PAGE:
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Housing authorities prepare for Section 8 housing cuts

August 9, 2011

by Lynda Carson

Oakland – Local housing authorities across the nation are preparing for major cuts to HUD’s Section 8 housing voucher programs (Housing Choice Voucher Program), after being directed in June by the U.S. Department of Housing and Urban Development (HUD) to come up with lists to prioritize which voucher recipients would be dumped in the event of major cuts to the subsidized housing program.

HUD’s threat to cut Section 8 and most current budget cuts diminish or eliminate survival programs for poor people, widening the fast-growing chasm between rich and poor.
There are over 3,000 public housing authorities across the nation serving over 2 million low-income households in the Section 8 voucher program.

Tens of thousands of low-income families across the nation face homelessness if HUD’s housing programs, including the Section 8 program, are cut any further, and the recent HUD notice telling PHAs to prepare lists of who should be dumped from their Section 8 programs is an ominous sign of a catastrophe in the making.

HUD’s housing programs were cut by around 14 percent during a round of major budget cuts last April, and it appears that an additional 6 percent or more in budget cuts may occur in the near future, to further shred the federal housing programs.

On July 29, it was reported from Cecil County, Maryland: “This is the first time the federal government has ever required us to change our administrative plan to indicate a priority list for voucher recipients. The HUD office is not saying this is going to happen, but they are saying we have to be prepared if it does happen. In the event we have to cut funding, I’m recommending the last to receive funding would be the first to get cut, but other options are available, including a lottery system or cutting the ones who been on the program the longest first,” said Dave Mahaney, director of housing and community development in Cecil County.

According to HUD, 75 percent of Section 8 vouchers are made available to families earning less than 30 percent of the area median income. The tenants have to pay 30 to 40 percent of their income towards rent, and the government subsidizes the rest of the rent payment to the landlords.

According to the Council of Large Public Housing Authorities, 2,357,977 children, 303,499 seniors and 458,124 households that include a disabled member in the family are assisted by the Section 8 program. The seniors, with an annual median income of $9,594, or less represent 16 percent of all Section 8 households. The average income for a family in the Section 8 program is around $11,049.

Locally, the Oakland Housing Authority offers housing assistance to around 15,000 households in the Section 8 voucher program, representing approximately 10 percent of Oakland’s families.

Lynda Carson may be reached at tenantsrule@yahoo.com.

 

7 thoughts on “Housing authorities prepare for Section 8 housing cuts

  1. bosco

    families across the nation face homelessness if HUD’s housing programs, including the Section 8 program, are cut any further

    you mean if they don't go out and get a job

    Reply
  2. dawa

    My tenant is section 8 recipient but works not only full time and also picks overtime. The single mom income rent exceeds her income.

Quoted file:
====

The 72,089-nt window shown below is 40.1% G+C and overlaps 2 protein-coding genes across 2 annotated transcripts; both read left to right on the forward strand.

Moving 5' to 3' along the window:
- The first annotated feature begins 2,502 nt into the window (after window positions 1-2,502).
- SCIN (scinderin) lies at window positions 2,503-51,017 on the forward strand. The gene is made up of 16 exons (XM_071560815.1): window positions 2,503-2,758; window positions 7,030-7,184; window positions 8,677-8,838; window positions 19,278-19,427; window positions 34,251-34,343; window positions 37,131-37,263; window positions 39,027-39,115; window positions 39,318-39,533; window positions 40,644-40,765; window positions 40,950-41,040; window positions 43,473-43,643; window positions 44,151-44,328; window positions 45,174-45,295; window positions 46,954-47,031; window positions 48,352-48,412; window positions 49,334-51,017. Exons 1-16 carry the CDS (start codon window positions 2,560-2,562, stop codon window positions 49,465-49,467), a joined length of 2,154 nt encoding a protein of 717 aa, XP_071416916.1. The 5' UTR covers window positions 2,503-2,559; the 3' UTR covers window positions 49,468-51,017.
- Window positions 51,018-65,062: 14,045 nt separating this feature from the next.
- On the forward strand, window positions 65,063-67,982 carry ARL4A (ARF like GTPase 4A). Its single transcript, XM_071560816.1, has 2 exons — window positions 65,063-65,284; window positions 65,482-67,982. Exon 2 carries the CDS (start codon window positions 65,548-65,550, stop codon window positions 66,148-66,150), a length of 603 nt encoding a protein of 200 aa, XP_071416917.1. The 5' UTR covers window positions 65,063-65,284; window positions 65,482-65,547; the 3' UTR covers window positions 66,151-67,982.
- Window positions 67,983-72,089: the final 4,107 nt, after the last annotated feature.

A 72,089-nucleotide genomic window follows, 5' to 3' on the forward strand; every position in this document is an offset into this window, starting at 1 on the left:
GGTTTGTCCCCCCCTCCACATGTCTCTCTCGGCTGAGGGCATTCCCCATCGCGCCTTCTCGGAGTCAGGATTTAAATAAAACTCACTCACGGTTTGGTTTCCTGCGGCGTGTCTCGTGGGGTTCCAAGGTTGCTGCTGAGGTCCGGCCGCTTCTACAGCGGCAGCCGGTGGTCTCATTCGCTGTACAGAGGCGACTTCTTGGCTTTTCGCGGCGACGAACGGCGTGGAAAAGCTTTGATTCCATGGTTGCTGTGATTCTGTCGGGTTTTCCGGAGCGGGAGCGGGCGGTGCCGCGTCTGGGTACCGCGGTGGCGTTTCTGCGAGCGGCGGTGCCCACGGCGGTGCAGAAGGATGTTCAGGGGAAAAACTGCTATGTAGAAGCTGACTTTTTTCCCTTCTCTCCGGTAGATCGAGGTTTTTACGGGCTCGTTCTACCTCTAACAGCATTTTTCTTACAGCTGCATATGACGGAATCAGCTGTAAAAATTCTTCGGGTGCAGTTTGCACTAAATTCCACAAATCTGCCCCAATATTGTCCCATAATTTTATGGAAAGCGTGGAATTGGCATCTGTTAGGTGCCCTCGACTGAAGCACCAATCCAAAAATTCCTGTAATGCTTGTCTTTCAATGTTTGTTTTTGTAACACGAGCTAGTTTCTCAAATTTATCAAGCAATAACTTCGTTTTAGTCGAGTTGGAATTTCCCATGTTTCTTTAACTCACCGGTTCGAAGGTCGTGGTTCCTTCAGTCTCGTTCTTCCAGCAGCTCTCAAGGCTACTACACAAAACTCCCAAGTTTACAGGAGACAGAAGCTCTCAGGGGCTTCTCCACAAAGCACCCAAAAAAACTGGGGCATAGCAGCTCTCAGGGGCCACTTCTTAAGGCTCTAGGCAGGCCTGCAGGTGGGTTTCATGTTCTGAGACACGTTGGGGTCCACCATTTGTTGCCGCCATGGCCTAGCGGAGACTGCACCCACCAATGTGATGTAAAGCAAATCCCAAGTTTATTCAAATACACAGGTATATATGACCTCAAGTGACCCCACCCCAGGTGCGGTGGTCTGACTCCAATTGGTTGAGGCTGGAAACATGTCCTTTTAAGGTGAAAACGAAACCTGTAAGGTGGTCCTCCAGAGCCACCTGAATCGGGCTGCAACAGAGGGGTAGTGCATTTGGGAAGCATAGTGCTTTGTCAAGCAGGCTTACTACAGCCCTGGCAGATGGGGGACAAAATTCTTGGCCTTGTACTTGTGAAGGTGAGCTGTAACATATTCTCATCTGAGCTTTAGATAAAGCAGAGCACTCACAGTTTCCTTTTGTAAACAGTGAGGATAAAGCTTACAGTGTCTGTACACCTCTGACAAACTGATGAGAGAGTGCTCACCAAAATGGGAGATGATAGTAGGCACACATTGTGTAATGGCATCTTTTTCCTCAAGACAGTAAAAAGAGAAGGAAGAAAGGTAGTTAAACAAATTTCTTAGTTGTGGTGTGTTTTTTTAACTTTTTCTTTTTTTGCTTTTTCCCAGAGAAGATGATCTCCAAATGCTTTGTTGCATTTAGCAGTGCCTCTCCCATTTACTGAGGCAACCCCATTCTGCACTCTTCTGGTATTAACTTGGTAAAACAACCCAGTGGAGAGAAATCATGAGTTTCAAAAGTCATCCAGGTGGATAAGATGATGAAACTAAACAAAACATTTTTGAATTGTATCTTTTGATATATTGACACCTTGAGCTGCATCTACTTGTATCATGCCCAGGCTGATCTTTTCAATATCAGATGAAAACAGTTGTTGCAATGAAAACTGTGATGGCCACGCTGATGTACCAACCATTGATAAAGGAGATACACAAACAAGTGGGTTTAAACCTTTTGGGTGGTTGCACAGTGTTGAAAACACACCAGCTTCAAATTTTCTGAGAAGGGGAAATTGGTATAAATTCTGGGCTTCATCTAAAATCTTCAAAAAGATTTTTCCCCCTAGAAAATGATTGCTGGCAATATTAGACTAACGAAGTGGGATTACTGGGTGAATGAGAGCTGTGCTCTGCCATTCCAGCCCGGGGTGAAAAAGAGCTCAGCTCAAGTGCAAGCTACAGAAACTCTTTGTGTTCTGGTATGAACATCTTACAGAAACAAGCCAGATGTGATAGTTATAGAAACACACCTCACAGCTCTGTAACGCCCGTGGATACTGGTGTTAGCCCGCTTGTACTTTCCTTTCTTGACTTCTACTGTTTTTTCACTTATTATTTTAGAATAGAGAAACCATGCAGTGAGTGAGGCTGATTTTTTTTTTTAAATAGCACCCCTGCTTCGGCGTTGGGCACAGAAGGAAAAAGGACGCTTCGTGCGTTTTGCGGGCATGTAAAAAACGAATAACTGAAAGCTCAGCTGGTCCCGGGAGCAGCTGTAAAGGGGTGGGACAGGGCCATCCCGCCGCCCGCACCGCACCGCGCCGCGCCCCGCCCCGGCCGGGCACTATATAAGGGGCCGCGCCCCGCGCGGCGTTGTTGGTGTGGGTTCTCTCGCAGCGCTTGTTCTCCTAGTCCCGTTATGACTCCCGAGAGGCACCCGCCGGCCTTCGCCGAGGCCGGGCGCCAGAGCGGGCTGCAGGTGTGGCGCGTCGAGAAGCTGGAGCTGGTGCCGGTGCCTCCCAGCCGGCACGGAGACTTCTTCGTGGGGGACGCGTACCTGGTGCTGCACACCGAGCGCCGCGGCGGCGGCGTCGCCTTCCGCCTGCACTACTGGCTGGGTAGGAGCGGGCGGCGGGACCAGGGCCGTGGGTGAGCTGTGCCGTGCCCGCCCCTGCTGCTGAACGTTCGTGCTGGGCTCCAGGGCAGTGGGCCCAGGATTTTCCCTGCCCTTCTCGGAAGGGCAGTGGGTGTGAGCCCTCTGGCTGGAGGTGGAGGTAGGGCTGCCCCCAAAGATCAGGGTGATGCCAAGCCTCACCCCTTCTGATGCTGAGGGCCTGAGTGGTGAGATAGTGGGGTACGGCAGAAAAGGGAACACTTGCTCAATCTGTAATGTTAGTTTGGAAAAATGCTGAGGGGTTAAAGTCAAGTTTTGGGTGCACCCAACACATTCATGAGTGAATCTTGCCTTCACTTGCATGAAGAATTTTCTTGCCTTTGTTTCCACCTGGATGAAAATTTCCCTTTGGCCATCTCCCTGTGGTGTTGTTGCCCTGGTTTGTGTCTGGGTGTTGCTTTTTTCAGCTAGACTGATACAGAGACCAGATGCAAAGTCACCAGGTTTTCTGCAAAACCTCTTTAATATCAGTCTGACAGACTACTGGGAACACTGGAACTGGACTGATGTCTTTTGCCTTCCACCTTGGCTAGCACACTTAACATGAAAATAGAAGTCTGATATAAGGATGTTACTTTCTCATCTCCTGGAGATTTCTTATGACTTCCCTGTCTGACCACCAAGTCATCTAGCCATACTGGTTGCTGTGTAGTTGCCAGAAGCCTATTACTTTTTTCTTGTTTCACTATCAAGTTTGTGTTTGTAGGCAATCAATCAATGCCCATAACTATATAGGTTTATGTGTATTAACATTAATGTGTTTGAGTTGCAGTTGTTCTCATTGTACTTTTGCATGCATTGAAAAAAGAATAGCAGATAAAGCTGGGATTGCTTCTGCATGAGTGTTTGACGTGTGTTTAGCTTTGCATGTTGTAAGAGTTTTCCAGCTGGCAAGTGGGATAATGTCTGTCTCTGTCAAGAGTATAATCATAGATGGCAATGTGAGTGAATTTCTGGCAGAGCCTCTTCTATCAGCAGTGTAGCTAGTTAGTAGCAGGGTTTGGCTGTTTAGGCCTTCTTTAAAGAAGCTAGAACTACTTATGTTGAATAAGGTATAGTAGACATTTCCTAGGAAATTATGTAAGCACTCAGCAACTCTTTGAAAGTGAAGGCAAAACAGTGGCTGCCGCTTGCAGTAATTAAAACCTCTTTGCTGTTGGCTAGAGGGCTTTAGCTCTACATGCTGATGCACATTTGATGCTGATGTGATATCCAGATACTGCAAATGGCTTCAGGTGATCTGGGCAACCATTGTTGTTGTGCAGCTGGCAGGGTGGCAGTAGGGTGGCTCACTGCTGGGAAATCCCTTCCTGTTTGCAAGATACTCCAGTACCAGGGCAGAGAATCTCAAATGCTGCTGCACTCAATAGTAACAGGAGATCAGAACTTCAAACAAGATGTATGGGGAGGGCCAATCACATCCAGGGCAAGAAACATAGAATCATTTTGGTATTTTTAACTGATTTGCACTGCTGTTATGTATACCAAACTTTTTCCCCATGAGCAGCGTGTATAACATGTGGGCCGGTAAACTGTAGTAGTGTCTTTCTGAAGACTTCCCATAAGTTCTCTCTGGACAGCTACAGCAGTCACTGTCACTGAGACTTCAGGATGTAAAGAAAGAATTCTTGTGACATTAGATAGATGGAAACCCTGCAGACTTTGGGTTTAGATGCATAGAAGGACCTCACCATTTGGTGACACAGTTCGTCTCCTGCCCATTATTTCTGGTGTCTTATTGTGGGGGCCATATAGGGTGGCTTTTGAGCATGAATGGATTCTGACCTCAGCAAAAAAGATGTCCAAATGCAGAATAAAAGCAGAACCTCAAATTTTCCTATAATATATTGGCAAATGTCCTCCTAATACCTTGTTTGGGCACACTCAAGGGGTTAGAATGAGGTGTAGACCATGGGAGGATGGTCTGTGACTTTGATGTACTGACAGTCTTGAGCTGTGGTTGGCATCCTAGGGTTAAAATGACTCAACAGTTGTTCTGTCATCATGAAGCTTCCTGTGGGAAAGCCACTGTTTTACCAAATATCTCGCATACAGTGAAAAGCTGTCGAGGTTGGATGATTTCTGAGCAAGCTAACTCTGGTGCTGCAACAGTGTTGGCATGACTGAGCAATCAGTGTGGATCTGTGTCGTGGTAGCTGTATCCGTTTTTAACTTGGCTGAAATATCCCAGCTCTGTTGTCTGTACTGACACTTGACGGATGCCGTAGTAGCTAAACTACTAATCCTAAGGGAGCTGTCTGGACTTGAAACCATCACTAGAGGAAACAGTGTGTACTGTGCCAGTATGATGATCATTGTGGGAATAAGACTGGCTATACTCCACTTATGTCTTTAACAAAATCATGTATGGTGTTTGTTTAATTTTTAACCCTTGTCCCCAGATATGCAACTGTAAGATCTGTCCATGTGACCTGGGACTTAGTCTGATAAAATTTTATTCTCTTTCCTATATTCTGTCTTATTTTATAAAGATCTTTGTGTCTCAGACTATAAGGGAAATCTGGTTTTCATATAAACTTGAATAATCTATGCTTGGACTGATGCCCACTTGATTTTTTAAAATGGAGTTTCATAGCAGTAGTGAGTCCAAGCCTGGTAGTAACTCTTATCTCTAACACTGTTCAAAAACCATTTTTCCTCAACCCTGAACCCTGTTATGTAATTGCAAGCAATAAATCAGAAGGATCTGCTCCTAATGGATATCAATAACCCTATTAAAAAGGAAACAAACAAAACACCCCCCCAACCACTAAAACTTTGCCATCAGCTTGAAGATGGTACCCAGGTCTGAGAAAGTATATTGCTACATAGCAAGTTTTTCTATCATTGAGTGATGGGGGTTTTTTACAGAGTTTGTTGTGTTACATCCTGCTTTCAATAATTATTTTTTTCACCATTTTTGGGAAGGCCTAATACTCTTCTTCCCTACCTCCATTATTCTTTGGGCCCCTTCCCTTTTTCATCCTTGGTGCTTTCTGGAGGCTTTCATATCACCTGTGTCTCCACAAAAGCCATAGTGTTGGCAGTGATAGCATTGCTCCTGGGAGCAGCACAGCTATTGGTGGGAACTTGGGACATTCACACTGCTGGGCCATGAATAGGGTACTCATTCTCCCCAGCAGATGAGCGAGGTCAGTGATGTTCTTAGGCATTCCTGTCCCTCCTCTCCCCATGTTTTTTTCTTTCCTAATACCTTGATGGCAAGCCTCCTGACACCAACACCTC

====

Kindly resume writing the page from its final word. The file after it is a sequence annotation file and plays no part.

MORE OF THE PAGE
Reply
  3. John

    Really, most section 8 people use the system by sell drugs, prostustion, or a part of a gang in some way. They have one person with 2 kids on lease. But they have other people living in the house who have criminal records. They bring down the neighbor hoods. What makes it worst is the system allows own to raise the rent to god amounts because the only people can afford them are people on section 8. An example is a house is $1800-$2000 and and a person on section 8 only paying $300.00. And most of the time they ruin the house.

    Reply
  4. cheryl

    I pray this doesn't happen, as my family and I aren't on our butts, doing nothing. I go to school full time and my husband works. We don't do drugs, or anything. There are those like us trying to do better, and provide better for our family. This can't happen, we will be on the streets!! Pray the government figures out a way to rectify this.

    Reply
  5. Ryan

    The government is spending billions of dollars on Iraq and Afghanistan war and now cutting budgets for it's own people. That's ridiculous

    Reply
  6. Kim

    For the housing section 8 programs learn not to depend on the government because it will never be forever to depend on. If you're relying on the government you are not really independent. Get out an get a job an become independent for your family. I used to be on housing so I let that go. I got tired of it because you let them get in your business of everything because you sold yourself to the government like you are some kind of a robot. Stop being a co dependent on the government. It's time for the government to stop taking care of people who doesn't want to work and these young women getting cash assistant welfare stuff bringing these sorry bums in to tear down the neighborhood. Learn to get 2 jobs to be independent because that is what I am doing. I am becoming self dependent on my own self. I am so glad that I got off of the housing program since last year. God is blessing me more and more and I am relying on God not no government. You will be sorry if you don't believe this is going to happen with cuts on the housing.

    Reply

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